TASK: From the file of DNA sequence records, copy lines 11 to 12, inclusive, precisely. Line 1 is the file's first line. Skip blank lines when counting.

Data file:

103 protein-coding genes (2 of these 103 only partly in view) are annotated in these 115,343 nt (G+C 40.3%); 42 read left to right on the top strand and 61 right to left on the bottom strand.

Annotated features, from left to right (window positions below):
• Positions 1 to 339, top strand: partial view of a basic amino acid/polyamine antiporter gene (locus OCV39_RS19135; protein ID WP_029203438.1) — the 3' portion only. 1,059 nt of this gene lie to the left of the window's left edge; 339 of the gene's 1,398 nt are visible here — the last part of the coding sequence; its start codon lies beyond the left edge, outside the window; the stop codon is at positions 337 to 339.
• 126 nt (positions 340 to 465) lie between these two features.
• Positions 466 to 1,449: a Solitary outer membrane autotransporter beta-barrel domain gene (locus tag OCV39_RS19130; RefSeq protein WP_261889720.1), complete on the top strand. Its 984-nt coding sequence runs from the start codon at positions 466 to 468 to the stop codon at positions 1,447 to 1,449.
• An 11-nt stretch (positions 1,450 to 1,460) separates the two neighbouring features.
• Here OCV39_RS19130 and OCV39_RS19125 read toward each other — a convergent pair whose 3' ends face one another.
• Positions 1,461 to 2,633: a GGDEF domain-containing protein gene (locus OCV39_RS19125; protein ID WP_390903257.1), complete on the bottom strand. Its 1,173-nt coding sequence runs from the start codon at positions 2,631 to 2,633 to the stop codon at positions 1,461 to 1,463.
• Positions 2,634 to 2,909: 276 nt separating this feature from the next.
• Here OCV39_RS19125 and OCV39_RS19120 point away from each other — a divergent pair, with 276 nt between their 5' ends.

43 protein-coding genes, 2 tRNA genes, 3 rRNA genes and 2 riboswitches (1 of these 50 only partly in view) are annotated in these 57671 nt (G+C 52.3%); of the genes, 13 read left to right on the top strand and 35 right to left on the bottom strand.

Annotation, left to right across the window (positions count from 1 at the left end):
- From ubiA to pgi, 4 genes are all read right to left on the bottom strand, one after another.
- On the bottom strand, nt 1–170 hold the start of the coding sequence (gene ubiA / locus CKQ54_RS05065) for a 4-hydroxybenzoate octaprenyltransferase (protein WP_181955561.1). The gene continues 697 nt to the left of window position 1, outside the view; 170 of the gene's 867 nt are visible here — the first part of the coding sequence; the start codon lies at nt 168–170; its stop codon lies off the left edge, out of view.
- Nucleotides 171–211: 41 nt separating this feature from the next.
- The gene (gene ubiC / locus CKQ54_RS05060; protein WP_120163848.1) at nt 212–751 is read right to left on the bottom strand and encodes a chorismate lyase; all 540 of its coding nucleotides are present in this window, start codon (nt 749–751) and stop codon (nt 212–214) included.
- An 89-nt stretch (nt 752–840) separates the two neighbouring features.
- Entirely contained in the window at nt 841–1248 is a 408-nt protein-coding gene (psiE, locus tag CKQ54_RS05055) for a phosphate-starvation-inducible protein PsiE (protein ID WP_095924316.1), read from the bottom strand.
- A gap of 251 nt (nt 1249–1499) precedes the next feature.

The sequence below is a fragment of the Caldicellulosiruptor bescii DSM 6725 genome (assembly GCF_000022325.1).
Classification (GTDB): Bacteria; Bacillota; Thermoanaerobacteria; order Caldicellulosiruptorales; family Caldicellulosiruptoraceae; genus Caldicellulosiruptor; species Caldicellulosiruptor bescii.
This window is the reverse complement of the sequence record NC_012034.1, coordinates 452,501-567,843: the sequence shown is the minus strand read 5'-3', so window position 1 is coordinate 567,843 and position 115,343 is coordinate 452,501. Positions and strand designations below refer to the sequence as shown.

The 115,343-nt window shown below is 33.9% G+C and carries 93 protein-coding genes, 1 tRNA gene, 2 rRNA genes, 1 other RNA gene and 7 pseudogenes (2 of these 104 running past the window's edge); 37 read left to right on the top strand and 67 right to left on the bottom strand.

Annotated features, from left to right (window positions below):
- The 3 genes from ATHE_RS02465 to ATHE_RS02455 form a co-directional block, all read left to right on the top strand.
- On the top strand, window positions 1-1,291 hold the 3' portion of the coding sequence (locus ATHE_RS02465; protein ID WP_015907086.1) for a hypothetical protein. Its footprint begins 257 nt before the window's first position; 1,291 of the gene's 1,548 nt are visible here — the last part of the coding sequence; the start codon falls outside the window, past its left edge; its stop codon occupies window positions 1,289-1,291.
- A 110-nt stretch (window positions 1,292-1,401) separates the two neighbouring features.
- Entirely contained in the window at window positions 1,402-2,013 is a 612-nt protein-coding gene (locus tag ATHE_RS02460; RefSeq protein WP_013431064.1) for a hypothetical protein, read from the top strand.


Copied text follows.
43 protein-coding genes, 2 tRNA genes, 3 rRNA genes and 2 riboswitches (1 of these 50 only partly in view) are annotated in these 57671 nt (G+C 52.3%); of the genes, 13 read left to right on the top strand and 35 right to left on the bottom strand.

Annotation, left to right across the window (positions count from 1 at the left end):